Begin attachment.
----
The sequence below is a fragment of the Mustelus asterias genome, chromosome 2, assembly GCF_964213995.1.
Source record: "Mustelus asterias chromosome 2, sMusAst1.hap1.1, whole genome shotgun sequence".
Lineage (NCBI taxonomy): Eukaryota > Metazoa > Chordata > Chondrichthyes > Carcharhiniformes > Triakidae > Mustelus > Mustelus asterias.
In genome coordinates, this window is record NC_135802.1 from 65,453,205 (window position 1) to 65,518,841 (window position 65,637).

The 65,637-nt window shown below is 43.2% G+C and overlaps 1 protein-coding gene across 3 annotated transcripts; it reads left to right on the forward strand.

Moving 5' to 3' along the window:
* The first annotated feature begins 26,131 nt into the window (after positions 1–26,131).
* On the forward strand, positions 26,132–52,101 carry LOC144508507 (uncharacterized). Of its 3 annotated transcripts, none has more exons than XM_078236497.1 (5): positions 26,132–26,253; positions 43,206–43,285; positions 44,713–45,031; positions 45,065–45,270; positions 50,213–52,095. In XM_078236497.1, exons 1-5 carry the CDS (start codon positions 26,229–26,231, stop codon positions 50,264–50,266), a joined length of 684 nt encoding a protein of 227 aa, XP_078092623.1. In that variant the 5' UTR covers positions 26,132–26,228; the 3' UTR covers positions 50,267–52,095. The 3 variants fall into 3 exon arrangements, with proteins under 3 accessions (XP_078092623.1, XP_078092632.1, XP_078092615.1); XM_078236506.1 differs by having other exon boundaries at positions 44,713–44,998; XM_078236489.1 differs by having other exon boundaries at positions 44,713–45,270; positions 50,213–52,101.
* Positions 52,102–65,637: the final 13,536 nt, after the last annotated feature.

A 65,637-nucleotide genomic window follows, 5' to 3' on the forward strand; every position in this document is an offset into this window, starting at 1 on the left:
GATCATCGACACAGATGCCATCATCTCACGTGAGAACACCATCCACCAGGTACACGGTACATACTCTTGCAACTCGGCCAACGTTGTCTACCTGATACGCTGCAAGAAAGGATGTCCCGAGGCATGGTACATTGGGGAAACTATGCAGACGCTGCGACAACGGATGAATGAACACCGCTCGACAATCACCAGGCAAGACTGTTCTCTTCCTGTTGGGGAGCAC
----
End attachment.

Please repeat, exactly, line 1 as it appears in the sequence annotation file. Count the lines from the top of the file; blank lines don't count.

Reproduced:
The sequence below is a fragment of the Mustelus asterias genome, chromosome 2, assembly GCF_964213995.1.